Identifying and managing sepsis in primary care is an important measure in reducing deaths.
70% of sepsis cases develop within primary care. This e-learning module address the high risks areas for the early identification and management of sepsis. The introductory overview first session is aimed at all clinical staff that work in primary care. The remaining sessions on diagnosing sepsis in adults, children elderly and complex issues such as maternity and netropenia are primarily aimed at GPs.
The e-learning module, consists of the following five sessions:
- Session 1 – Overview of Sepsis
- Session 2 – Adult Sepsis
- Session 3 – Childhood Sepsis
- Session 4 – Complex Sepsis Issues and Future Development
- Session 5 – Sepsis, Care Homes and the Frail Elderly
The sessions reflect the latest NICE Guidelines ‘Sepsis: recognition, diagnosis and early management‘; published in July 2016.
The Royal College of General Practitioners (RCGP), has developed a sepsis toolkit to support healthcare professionals to identify and manage the condition in patients. This toolkit has been designed to help professional in primary care tackle this challenge with a series of educational materials, up-to-date guidance and training resources.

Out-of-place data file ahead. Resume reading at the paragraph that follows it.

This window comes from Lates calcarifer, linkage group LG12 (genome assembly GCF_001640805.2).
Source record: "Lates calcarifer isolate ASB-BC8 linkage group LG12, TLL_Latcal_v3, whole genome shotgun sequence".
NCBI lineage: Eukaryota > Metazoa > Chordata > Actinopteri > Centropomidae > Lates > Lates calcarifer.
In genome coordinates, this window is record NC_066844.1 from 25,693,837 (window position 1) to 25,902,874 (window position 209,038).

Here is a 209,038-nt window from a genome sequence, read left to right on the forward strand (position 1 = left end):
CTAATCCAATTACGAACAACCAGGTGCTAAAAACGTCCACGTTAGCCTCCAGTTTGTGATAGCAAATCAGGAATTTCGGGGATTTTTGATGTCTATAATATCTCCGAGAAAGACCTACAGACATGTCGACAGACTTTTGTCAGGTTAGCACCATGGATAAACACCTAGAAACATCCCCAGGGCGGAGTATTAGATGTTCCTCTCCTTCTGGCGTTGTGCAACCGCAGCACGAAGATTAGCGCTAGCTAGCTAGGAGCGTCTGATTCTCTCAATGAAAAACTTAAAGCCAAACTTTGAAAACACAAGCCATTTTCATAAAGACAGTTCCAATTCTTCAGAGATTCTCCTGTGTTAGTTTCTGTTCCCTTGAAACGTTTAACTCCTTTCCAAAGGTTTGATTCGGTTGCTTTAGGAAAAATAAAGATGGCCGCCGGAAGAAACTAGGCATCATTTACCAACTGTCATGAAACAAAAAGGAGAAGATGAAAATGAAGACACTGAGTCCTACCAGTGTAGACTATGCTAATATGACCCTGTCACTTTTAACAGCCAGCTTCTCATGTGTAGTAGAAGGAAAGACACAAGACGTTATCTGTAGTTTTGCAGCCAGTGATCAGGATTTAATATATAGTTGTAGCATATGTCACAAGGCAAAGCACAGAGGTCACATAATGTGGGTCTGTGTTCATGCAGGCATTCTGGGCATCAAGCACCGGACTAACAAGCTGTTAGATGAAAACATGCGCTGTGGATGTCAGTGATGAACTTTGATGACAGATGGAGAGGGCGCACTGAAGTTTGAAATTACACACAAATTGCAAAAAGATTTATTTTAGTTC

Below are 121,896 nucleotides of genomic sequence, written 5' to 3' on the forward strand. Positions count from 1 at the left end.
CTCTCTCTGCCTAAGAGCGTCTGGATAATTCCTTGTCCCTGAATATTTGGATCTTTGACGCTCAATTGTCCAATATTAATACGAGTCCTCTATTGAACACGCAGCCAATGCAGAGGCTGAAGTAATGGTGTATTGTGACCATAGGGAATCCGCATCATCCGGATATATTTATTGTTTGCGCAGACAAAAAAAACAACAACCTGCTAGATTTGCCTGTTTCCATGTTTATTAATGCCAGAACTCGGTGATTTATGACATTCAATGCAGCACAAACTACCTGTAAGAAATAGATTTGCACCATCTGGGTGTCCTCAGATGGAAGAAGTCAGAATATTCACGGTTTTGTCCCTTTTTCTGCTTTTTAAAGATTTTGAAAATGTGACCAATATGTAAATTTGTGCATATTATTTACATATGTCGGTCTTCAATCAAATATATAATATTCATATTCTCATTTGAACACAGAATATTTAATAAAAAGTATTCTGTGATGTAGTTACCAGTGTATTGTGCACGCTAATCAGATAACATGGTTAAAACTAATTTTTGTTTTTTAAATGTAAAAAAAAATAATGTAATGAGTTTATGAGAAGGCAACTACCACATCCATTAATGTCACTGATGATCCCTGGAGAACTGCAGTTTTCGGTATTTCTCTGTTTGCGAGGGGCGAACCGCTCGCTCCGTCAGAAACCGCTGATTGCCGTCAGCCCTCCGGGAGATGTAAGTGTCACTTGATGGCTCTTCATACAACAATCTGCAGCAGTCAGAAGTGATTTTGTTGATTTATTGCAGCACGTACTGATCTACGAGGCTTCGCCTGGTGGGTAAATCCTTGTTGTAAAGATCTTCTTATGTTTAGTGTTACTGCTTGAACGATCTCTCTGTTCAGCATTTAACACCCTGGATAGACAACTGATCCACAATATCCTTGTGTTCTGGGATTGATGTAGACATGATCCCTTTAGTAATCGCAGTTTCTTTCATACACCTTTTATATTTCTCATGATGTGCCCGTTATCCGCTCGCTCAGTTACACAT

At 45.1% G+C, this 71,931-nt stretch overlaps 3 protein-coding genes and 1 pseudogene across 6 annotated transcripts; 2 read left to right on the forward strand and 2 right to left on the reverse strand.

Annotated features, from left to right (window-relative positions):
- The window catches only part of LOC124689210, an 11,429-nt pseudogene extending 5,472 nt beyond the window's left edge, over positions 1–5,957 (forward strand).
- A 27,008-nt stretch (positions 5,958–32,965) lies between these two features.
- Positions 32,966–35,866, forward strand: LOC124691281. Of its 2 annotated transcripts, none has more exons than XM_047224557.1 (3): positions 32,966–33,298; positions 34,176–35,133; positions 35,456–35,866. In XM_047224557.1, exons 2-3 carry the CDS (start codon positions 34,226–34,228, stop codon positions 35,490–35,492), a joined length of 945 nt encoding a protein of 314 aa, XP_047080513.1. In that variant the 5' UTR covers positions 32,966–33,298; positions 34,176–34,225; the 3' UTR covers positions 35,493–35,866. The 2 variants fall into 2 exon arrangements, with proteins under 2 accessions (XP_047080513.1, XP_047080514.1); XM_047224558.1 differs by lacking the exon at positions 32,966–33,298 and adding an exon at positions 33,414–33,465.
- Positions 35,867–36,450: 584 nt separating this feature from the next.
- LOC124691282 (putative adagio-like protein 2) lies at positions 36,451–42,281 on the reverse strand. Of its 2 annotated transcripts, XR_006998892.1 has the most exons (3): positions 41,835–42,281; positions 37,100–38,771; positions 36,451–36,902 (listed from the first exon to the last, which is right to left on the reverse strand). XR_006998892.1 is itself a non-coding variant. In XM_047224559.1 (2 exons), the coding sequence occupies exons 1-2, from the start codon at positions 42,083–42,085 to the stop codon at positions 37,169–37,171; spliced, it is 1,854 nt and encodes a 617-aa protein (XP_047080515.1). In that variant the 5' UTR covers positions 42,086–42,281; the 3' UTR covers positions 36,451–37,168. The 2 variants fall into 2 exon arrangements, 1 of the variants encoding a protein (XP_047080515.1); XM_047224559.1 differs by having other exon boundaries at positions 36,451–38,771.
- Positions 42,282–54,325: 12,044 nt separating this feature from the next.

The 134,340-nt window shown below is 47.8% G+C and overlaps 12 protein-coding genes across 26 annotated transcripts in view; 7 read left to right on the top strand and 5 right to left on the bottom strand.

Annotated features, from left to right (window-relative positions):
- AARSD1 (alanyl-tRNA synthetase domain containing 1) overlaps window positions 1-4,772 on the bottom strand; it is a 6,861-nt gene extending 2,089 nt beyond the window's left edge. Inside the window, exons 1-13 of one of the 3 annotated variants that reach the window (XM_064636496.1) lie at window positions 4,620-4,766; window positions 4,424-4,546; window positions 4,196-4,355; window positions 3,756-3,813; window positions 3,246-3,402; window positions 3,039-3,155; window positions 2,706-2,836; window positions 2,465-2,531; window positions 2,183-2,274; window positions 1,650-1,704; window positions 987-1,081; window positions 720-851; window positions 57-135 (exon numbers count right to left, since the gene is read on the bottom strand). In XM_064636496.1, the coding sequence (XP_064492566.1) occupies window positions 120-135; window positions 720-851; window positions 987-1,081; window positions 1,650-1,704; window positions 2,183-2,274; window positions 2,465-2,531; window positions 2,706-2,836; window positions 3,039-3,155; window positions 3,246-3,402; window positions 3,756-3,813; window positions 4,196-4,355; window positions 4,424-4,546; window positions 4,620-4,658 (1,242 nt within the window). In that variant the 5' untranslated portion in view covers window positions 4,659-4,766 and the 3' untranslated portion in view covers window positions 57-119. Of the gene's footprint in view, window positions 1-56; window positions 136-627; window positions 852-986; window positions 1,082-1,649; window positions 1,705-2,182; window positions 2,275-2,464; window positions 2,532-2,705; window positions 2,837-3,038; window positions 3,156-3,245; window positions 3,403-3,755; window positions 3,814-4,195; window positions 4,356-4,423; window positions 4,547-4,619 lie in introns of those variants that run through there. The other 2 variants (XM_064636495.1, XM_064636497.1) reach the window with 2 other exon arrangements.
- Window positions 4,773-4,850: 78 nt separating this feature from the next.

An innovative interactive film, Project Transform, which helps all healthcare professionals understand the common factors that may delay or hinder the diagnosis and treatment of sepsis, and therefore spot and treat sepsis earlier is also available. Created by the Royal Surrey County Hospital NHS Foundation Trust in conjunction with The Health Foundation, the UK Sepsis Trust and HEE, the film explores the features that make the diagnosis of sepsis difficult, the use of safety netting and empowering the most junior members of the team. We hope that this film will increase awareness of sepsis and the signs, to help staff diagnose and treat sepsis earlier.
The UK Sepsis Trust has developed learning resources that supports the training and education of all healthcare professionals on how to diagnose and treat sepsis effectively.